Credit Market Weakness Exacerbated by Gross' Departure From PIMCO
Widening high-yield spreads will start to attract investors.
It was hard to put a finger on any one factor that caused the weakness in the capital markets last week, but the "risk off" mentality certainly predominated. Some pointed to weakness in German industrial metrics, which resurfaced concerns that Europe is on the precipice of entering another recession, and others pointed to Chinese economic indicators, which indicated that economic growth in China and other emerging-market economies is dwindling. In the corporate bond market, a few traders reported that many mutual fund managers indicated that their cash levels have sunk to very low levels as cash has been used over the past six weeks to absorb the near-record-breaking amount of new issues. In addition to the low levels of cash at the fixed-income funds, one source in the equity market said the volume of initial public offerings in the equity market, including the record-breaking Alibaba (BABA) (not rated, wide moat), had sopped up all of the cash in the equity funds as well and led to selling pressure in the equity markets. On top of the low levels of cash, the credit spreads of new issue bonds have been priced with very little or no concession to outstanding debt and have not performed very well in the secondary market, curbing investor enthusiasm.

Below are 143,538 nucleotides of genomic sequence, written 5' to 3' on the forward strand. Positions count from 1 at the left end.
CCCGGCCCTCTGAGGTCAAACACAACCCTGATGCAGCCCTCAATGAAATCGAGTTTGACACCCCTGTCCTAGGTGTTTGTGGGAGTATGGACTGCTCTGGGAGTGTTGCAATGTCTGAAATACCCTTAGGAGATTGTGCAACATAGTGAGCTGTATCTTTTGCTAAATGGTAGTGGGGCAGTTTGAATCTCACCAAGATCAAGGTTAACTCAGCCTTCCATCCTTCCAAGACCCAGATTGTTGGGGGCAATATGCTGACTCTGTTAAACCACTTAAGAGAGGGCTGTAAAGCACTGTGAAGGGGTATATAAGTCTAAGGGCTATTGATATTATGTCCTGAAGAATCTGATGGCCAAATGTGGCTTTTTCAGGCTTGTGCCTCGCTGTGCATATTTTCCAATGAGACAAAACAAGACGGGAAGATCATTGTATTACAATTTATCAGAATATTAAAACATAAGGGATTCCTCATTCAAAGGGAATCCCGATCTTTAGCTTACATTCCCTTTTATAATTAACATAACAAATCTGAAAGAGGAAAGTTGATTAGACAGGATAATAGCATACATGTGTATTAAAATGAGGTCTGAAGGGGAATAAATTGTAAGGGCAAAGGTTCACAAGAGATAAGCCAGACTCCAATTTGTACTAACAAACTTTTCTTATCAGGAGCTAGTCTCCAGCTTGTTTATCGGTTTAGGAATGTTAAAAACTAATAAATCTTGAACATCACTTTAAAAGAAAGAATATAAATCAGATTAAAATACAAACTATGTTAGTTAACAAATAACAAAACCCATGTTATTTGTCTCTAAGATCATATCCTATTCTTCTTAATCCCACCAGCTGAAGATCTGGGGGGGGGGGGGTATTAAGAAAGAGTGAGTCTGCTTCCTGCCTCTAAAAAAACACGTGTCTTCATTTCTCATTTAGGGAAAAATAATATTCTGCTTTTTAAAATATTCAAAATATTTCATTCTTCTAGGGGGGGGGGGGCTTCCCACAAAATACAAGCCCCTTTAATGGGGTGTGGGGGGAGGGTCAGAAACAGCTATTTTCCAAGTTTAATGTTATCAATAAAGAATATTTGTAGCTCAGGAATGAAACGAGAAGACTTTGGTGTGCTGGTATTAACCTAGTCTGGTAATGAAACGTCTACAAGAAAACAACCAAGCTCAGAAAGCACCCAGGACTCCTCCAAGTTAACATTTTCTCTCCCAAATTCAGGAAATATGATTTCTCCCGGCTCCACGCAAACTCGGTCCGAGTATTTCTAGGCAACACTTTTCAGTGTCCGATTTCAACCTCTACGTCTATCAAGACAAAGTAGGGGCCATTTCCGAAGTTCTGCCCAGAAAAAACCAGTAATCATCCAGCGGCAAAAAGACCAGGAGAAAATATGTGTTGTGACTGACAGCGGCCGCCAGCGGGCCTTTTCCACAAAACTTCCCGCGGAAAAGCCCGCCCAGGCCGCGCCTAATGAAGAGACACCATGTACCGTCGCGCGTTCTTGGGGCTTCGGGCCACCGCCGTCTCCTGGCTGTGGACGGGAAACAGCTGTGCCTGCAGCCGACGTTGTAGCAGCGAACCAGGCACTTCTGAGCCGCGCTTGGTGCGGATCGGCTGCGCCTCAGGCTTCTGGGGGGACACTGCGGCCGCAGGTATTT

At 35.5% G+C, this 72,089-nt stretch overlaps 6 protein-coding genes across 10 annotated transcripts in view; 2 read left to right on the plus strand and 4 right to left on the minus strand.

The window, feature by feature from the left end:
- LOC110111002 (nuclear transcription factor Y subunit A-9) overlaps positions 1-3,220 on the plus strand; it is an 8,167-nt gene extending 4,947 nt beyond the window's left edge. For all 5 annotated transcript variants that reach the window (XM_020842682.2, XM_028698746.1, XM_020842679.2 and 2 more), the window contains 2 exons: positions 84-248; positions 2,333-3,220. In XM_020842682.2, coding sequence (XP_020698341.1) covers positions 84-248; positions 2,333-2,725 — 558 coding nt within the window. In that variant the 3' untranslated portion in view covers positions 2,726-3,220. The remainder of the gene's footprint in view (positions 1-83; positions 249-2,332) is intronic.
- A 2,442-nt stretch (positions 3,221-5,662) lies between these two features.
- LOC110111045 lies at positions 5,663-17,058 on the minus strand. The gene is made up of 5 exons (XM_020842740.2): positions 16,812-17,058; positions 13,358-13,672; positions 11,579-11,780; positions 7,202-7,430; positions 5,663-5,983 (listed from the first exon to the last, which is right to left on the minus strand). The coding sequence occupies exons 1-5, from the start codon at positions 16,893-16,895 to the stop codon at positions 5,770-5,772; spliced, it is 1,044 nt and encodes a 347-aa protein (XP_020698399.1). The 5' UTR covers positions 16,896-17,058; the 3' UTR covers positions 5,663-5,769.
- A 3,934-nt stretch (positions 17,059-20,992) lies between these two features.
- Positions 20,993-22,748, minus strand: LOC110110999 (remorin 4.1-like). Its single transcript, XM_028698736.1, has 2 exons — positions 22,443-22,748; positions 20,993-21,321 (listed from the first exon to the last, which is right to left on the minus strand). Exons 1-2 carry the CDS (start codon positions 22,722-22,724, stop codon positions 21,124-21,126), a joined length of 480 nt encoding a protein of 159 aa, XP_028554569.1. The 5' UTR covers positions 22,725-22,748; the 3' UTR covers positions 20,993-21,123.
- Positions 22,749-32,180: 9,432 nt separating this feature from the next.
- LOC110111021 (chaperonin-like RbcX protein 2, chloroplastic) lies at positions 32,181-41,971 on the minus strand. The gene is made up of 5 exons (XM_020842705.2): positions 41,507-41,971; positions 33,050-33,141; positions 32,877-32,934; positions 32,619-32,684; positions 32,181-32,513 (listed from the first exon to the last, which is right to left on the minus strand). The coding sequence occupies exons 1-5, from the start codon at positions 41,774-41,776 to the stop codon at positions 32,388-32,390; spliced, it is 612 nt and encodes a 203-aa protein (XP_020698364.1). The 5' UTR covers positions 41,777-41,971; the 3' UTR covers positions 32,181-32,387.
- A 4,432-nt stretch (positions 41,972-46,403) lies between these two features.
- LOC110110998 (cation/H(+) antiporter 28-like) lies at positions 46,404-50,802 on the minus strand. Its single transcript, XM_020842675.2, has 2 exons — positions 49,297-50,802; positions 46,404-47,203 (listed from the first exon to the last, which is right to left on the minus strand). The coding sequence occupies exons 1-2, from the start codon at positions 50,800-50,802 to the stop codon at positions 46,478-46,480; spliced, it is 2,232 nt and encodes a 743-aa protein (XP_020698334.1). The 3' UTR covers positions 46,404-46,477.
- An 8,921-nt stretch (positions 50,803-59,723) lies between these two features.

While all of these factors played a part in last week's weakness, it was the surprise departure of Bill Gross from PIMCO that exacerbated the sell-off in the bond market Friday. Traders looked to quickly sell down positions, as his departure is thought to potentially cause significant dislocations in the fixed-income markets. If a considerable amount of investors decide to pull their funds from PIMCO, those funds will need to sell bonds to cover redemptions. With low levels of cash and dealers keeping their inventory levels to a bare minimum, even if investors reallocate into fixed-income funds with other mutual fund companies, it will take some time for that amount of cash to be put back to work.
David Sekera does not own (actual or beneficial) shares in any of the securities mentioned above. Find out about Morningstar’s editorial policies.